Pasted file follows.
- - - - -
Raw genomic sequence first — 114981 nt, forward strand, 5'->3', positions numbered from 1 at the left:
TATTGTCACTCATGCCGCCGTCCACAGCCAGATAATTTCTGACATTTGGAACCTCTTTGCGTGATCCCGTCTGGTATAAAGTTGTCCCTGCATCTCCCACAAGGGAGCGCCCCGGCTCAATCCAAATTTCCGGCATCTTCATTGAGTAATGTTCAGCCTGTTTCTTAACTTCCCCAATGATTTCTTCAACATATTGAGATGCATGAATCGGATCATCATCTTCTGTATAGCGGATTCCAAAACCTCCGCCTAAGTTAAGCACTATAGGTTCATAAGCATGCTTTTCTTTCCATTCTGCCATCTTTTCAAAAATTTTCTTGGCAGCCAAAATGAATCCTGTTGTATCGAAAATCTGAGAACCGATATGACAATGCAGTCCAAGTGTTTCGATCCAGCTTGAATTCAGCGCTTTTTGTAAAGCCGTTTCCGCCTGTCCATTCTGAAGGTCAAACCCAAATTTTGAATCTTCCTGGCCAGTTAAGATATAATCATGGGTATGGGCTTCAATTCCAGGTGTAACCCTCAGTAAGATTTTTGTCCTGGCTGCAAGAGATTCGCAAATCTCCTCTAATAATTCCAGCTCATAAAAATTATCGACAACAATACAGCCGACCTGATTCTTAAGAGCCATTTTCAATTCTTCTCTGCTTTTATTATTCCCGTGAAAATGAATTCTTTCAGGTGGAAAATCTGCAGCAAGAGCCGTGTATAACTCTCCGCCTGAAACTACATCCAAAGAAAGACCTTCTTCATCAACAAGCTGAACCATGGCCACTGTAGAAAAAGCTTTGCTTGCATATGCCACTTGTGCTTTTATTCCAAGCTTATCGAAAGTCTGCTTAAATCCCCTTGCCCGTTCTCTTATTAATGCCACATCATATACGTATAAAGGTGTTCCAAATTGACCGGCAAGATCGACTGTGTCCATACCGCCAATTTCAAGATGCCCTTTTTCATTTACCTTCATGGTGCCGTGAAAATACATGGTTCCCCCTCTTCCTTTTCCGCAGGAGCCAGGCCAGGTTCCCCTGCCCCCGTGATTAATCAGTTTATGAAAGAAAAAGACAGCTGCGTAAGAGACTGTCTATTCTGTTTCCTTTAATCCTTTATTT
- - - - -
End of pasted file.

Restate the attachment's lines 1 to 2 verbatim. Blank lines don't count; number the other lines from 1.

Raw genomic sequence first — 114981 nt, forward strand, 5'->3', positions numbered from 1 at the left:
TATTGTCACTCATGCCGCCGTCCACAGCCAGATAATTTCTGACATTTGGAACCTCTTTGCGTGATCCCGTCTGGTATAAAGTTGTCCCTGCATCTCCCACAAGGGAGCGCCCCGGCTCAATCCAAATTTCCGGCATCTTCATTGAGTAATGTTCAGCCTGTTTCTTAACTTCCCCAATGATTTCTTCAACATATTGAGATGCATGAATCGGATCATCATCTTCTGTATAGCGGATTCCAAAACCTCCGCCTAAGTTAAGCACTATAGGTTCATAAGCATGCTTTTCTTTCCATTCTGCCATCTTTTCAAAAATTTTCTTGGCAGCCAAAATGAATCCTGTTGTATCGAAAATCTGAGAACCGATATGACAATGCAGTCCAAGTGTTTCGATCCAGCTTGAATTCAGCGCTTTTTGTAAAGCCGTTTCCGCCTGTCCATTCTGAAGGTCAAACCCAAATTTTGAATCTTCCTGGCCAGTTAAGATATAATCATGGGTATGGGCTTCAATTCCAGGTGTAACCCTCAGTAAGATTTTTGTCCTGGCTGCAAGAGATTCGCAAATCTCCTCTAATAATTCCAGCTCATAAAAATTATCGACAACAATACAGCCGACCTGATTCTTAAGAGCCATTTTCAATTCTTCTCTGCTTTTATTATTCCCGTGAAAATGAATTCTTTCAGGTGGAAAATCTGCAGCAAGAGCCGTGTATAACTCTCCGCCTGAAACTACATCCAAAGAAAGACCTTCTTCATCAACAAGCTGAACCATGGCCACTGTAGAAAAAGCTTTGCTTGCATATGCCACTTGTGCTTTTATTCCAAGCTTATCGAAAGTCTGCTTAAATCCCCTTGCCCGTTCTCTTATTAATGCCACATCATATACGTATAAAGGTGTTCCAAATTGACCGGCAAGATCGACTGTGTCCATACCGCCAATTTCAAGATGCCCTTTTTCATTTACCTTCATGGTGCCGTGAAAATACATGGTTCCCCCTCTTCCTTTTCCGCAGGAGCCAGGCCAGGTTCCCCTGCCCCCGTGATTAATCAGTTTATGAAAGAAAAAGACAGCTGCGTAAGAGACTGTCTATTCTGTTTCCTTTAATCCTTTATTT